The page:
The sport's governing body FIA stepped in yesterday after Lewis Hamilton suffered racist abuse from Spanish fans during a test session at the Circuit de Catalunya in Barcelona on Saturday.
The warring 2007 McLaren team-mates, Hamilton and Fernando Alonso, may have agreed to go their own ways with no hard feelings, the former staying with the team and the latter returning to Renault, but the 23-year-old Briton was booed and insulted by supporters whenever he made his way to the pits. The daily sports paper Marca reported that shouts of "puto negro" (black bastard) and "negro de mierda" (black shit) were clearly heard.
Hamilton is the first Afro-Caribbean driver to make his mark in Formula One, and to win races. Sources within the team said that he took the abuse in his stride as he set the fastest time. He has always played down his colour, which until now has been his least remarked-upon attribute. Formula One, which can often be an insular and bigoted sport, has accepted him without blinking.
Speaking in 2006, while he was dominating the GP2 championship, he was much more conscious of his progression tothe top echelon than his growing status as a racial role model.
"That's an issue for the media," he said. "I don't really take much notice of the idea of being a ground-breaker. I feel normal, I don't feel any different to the others drivers apart from having a certain level of confidence in what I can do. I've got an ambition, and that's to get to Formula One.
"If anything, I think my colour's a positive, and hopefully in the future it can open doors for other cultures. It's great to see Narain Karthikeyan, and the Japanese drivers. It doesn't have to be a white-dominated sport, it can be open to all of us. The sooner that happens, the better it is for F1."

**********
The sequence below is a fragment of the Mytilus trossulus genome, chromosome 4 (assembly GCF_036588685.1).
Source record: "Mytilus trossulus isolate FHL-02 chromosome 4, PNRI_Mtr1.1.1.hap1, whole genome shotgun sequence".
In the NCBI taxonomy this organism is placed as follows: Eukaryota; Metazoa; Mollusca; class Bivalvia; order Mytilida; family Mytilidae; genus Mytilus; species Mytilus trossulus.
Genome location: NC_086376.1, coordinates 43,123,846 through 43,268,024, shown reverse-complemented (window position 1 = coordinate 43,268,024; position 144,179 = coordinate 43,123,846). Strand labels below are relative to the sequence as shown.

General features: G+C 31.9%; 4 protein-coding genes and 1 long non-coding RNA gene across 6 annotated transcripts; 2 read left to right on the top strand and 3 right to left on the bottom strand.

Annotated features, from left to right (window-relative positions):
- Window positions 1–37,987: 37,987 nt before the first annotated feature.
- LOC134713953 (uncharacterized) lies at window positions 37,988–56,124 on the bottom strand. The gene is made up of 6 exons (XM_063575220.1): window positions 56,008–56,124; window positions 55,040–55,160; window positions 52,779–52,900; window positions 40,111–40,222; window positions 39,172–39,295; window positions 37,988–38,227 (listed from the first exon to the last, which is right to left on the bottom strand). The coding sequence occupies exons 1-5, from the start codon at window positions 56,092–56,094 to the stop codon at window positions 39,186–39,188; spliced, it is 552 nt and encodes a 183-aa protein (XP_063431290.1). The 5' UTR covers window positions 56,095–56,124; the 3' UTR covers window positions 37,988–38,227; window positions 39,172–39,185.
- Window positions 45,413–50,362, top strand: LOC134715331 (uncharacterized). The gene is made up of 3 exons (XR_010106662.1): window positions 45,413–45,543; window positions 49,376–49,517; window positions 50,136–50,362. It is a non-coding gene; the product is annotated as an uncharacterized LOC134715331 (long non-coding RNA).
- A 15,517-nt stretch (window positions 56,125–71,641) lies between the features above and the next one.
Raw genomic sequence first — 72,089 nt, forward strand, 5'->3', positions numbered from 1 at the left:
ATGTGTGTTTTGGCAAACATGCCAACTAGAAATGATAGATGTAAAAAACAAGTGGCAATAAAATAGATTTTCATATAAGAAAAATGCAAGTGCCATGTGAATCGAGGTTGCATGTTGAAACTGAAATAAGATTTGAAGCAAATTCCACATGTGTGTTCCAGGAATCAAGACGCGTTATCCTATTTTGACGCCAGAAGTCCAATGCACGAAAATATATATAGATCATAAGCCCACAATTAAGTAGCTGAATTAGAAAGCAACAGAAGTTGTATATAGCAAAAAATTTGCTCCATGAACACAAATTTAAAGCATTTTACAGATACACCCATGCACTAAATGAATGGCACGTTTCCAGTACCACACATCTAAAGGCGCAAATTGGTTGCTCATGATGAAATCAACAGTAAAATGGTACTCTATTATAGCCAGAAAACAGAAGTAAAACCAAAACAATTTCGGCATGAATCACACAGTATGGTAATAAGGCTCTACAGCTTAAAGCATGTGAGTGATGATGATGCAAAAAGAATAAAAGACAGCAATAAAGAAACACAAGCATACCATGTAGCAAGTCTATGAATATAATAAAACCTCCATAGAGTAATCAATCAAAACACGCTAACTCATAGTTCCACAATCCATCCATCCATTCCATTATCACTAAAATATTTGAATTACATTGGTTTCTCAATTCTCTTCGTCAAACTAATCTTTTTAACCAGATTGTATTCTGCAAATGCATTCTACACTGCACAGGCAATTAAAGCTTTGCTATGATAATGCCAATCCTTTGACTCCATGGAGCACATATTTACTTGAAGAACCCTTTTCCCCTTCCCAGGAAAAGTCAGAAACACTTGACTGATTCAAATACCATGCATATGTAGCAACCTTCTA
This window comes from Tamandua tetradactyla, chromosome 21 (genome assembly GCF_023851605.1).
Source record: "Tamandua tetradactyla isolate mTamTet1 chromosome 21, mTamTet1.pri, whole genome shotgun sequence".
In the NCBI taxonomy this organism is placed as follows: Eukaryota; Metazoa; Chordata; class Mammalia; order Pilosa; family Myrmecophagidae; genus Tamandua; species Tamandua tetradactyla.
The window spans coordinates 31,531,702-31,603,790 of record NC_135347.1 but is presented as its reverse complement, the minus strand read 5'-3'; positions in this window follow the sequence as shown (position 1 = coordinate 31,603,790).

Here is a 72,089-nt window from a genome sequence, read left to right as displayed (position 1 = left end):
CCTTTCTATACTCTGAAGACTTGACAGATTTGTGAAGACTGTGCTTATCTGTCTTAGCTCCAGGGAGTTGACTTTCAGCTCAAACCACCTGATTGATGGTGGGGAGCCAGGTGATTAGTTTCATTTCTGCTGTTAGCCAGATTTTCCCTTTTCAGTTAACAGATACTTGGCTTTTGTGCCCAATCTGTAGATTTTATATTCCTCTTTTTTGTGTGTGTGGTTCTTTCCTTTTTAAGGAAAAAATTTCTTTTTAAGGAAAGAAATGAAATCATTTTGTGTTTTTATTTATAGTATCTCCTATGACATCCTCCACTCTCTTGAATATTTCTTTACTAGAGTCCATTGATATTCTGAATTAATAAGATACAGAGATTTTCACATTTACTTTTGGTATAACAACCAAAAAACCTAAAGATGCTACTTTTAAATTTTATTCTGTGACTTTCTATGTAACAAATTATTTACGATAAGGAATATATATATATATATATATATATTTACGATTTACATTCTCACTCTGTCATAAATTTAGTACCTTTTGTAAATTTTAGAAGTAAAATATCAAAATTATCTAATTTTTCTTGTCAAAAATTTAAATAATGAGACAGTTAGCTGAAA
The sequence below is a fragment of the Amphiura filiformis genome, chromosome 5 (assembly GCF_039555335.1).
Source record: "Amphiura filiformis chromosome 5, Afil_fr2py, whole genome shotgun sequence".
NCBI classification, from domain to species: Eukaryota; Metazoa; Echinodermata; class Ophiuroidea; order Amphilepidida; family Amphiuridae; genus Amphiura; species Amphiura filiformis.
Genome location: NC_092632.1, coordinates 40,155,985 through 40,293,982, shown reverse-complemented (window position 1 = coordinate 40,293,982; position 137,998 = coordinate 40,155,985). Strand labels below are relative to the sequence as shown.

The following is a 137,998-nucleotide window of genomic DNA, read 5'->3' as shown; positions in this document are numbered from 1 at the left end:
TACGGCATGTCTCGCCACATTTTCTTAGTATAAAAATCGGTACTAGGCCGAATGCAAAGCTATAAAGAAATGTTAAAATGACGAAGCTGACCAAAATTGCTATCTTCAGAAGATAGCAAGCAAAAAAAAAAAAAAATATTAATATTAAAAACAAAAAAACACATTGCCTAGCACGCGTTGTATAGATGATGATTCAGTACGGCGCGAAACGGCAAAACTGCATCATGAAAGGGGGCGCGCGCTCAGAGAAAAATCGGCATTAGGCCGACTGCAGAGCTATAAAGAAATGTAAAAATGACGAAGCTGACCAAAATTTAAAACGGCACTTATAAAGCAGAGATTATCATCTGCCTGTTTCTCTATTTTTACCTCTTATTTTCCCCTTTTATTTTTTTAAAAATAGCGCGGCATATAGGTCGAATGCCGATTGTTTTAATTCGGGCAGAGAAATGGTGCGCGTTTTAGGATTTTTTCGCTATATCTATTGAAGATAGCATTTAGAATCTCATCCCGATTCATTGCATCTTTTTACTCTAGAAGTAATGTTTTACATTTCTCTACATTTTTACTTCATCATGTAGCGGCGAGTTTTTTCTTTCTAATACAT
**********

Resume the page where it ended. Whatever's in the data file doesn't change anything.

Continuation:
Yesterday, a statement from McLaren which clearly sought to play down the incident, simply said: "Vodafone McLaren Mercedes have raced and tested on Spanish circuits for many years, and everyone connected with the team regards Spain and the Spanish people with great affection, Lewis included."
The FIA took a harder line and is likely to levy a heavy financial penalty if there is a recurrence. A spokesman said yesterday: "The FIA is surprised and disappointed at the abuse directed at Lewis Hamilton. Abuse of this kind is a clear breach of the principles enshrined in the FIA statutes and any repetition will result in serious sanctions." Spain has two grands prix this year, in Barcelona and Valencia.
Circuit director Ramon Pradera reportedly ordered fences to be put up around the McLaren garage and removal of banners opposite the team's base. He reminded fans of their obligations. "We would like to make a plea to them to behave correctly, no type of offensive behaviour can be tolerated," he said.
Hamilton has become a hate figure to some Spaniards because of the intensity of his rivalry with Alonso, whom he challenged on even terms throughout a gripping 2007 season despite his rookie statuswhile Alonso was the reigning world champion. They each finished the season with 109 points and four victories, but Hamilton got the nod for second place behind title winner Kimi Raikkonen with five second places to Alonso's four. Incidents of racism have been rife in Spanish sport recently years, particularly in football.